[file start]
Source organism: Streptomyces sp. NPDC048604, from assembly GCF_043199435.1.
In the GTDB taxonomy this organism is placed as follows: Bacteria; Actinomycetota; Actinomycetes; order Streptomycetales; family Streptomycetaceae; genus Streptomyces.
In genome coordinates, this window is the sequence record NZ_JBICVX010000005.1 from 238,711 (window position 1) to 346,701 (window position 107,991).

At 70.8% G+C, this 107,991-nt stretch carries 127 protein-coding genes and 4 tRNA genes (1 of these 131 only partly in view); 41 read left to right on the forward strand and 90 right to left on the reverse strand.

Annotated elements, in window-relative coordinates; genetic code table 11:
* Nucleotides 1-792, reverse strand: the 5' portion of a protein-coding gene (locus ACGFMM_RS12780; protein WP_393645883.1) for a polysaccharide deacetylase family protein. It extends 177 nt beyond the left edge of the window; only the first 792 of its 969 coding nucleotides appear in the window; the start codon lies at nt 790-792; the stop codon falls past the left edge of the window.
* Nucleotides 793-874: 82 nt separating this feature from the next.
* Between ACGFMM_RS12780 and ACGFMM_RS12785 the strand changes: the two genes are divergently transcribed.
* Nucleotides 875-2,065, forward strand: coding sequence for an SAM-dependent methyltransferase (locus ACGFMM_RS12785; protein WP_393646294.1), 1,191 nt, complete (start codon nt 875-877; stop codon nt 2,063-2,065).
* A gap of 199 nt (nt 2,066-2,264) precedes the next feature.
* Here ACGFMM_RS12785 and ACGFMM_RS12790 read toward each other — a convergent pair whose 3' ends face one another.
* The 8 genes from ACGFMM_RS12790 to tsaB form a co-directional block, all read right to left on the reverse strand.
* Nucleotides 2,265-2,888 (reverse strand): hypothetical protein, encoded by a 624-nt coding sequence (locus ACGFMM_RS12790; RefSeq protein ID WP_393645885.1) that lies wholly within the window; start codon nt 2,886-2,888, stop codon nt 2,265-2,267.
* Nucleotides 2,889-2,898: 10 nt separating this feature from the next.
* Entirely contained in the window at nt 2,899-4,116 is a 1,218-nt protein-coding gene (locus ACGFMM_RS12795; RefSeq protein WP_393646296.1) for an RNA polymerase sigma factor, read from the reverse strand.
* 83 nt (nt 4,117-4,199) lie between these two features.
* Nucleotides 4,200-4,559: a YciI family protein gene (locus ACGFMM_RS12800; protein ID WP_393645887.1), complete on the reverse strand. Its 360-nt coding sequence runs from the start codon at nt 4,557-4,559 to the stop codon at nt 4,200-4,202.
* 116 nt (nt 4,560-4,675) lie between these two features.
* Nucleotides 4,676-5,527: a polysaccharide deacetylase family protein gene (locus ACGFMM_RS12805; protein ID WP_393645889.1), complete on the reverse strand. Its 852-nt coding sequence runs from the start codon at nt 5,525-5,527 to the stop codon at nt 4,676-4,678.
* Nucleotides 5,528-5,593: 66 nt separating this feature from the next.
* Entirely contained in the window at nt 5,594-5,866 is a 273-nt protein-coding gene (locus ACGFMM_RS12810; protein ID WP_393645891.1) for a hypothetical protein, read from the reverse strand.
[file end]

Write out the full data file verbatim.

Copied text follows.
Source organism: Streptomyces sp. NPDC048604, from assembly GCF_043199435.1.
In the GTDB taxonomy this organism is placed as follows: Bacteria; Actinomycetota; Actinomycetes; order Streptomycetales; family Streptomycetaceae; genus Streptomyces.
In genome coordinates, this window is the sequence record NZ_JBICVX010000005.1 from 238,711 (window position 1) to 346,701 (window position 107,991).

At 70.8% G+C, this 107,991-nt stretch carries 127 protein-coding genes and 4 tRNA genes (1 of these 131 only partly in view); 41 read left to right on the forward strand and 90 right to left on the reverse strand.

Annotated elements, in window-relative coordinates; genetic code table 11:
* Nucleotides 1-792, reverse strand: the 5' portion of a protein-coding gene (locus ACGFMM_RS12780; protein WP_393645883.1) for a polysaccharide deacetylase family protein. It extends 177 nt beyond the left edge of the window; only the first 792 of its 969 coding nucleotides appear in the window; the start codon lies at nt 790-792; the stop codon falls past the left edge of the window.
* Nucleotides 793-874: 82 nt separating this feature from the next.
* Between ACGFMM_RS12780 and ACGFMM_RS12785 the strand changes: the two genes are divergently transcribed.
* Nucleotides 875-2,065, forward strand: coding sequence for an SAM-dependent methyltransferase (locus ACGFMM_RS12785; protein WP_393646294.1), 1,191 nt, complete (start codon nt 875-877; stop codon nt 2,063-2,065).
* A gap of 199 nt (nt 2,066-2,264) precedes the next feature.
* Here ACGFMM_RS12785 and ACGFMM_RS12790 read toward each other — a convergent pair whose 3' ends face one another.
* The 8 genes from ACGFMM_RS12790 to tsaB form a co-directional block, all read right to left on the reverse strand.
* Nucleotides 2,265-2,888 (reverse strand): hypothetical protein, encoded by a 624-nt coding sequence (locus ACGFMM_RS12790; RefSeq protein ID WP_393645885.1) that lies wholly within the window; start codon nt 2,886-2,888, stop codon nt 2,265-2,267.
* Nucleotides 2,889-2,898: 10 nt separating this feature from the next.
* Entirely contained in the window at nt 2,899-4,116 is a 1,218-nt protein-coding gene (locus ACGFMM_RS12795; RefSeq protein WP_393646296.1) for an RNA polymerase sigma factor, read from the reverse strand.
* 83 nt (nt 4,117-4,199) lie between these two features.
* Nucleotides 4,200-4,559: a YciI family protein gene (locus ACGFMM_RS12800; protein ID WP_393645887.1), complete on the reverse strand. Its 360-nt coding sequence runs from the start codon at nt 4,557-4,559 to the stop codon at nt 4,200-4,202.
* 116 nt (nt 4,560-4,675) lie between these two features.
* Nucleotides 4,676-5,527: a polysaccharide deacetylase family protein gene (locus ACGFMM_RS12805; protein ID WP_393645889.1), complete on the reverse strand. Its 852-nt coding sequence runs from the start codon at nt 5,525-5,527 to the stop codon at nt 4,676-4,678.
* Nucleotides 5,528-5,593: 66 nt separating this feature from the next.
* Entirely contained in the window at nt 5,594-5,866 is a 273-nt protein-coding gene (locus ACGFMM_RS12810; protein ID WP_393645891.1) for a hypothetical protein, read from the reverse strand.